Texas de Brazil blends the steak-centric cuisine of Texas with the traditional churrasco method of slow-roasting meat over an open flame grill to form a luscious meaty mélange. The full dinner ($39.99) marches out a cavalcade of choice cuts, allowing diners to welcome continuous windfalls of flavorful proteins. Brandish your table's provided card, green on one side, red on the other, and it will function as a meat traffic light that summons servers to either send stacks of seasoned beef, pork, or lamb skewers or halt plate traffic like a decorated culinary crossing guard. Or feel free to substitute greens for the grill by stepping into the sprawling salad-bar conga line ($24.99), two-stepping through toothsome goodies such as imported cheeses, steamed asparagus, and dozens of other hors d'oeuvres.
At Boi Na Braza, servers slice tender slivers of top sirloin, garlicky rump roast, beef ribs, and lamb chops straight onto your plate. Tableside carving is the core of churrascaria dining, a Brazilian tradition that yields unlimited portions. Try hard to save room for crème brulee or strawberry cream for dessert.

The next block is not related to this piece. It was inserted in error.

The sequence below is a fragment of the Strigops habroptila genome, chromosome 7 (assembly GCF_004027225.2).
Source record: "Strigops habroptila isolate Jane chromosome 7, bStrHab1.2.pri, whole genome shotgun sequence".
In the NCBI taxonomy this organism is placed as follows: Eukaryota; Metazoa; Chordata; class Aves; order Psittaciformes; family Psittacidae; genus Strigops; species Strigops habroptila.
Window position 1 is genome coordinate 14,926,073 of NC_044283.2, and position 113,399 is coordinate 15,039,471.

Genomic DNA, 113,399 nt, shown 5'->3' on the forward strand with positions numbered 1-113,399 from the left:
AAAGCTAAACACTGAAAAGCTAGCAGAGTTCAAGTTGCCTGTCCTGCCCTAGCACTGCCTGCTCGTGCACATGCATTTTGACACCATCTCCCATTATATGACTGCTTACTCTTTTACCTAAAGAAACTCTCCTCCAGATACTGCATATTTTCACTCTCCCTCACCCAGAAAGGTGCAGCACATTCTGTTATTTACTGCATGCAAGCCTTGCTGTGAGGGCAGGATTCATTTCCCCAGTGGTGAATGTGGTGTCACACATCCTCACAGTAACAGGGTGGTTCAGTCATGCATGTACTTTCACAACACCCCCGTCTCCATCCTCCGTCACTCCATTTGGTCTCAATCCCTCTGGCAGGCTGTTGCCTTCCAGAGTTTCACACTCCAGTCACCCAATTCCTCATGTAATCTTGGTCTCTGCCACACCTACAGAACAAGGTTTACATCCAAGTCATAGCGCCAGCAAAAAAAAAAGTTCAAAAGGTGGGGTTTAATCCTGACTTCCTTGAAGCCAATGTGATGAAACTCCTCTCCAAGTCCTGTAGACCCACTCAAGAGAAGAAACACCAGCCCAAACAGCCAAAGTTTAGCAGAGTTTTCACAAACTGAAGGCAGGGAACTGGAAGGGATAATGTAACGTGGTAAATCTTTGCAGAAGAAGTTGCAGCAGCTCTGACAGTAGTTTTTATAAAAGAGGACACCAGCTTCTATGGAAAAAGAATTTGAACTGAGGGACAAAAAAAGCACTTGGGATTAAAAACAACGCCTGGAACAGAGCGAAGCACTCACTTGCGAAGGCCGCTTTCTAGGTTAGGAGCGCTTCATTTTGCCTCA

In the tradition of a Brazilian churrascaria, the servers at Villa's Grill present guests with as much seasoned meat as their plates and appetites can hold. Six different cuts of meat during lunch and ten cuts of meat during dinner include everything from sausage and parmesan pork to bacon-wrapped chicken and picanha, a rump cut of beef popular in Brazil, where the owner grew up. Though eating unlimited meat is a task in and of itself, you'll want to save room for the extensive selection of sides and desserts such as the brazilian flan.
When the Rafain family decided to open a churrascaria restaurant in America, they were simply continuing in the family business: Olimpio and Philomena Rafain had been running a churrascaria in southern Brazil since 1959. In line with that authentic spirit, Rafain's menu features 16 cuts of meat cooked over an open charcoal pit, including spicy picanha, pork ribs, and bacon-wrapped filets. Gaucho servers present each meat on a long skewer, cutting portions onto plates beside selections from the salad bar and dessert table. To drink, guests can order a traditional Brazilian caipirinha, or a glass of wine from a 15-page list that's been recognized with a Wine Spectator Award of Excellence.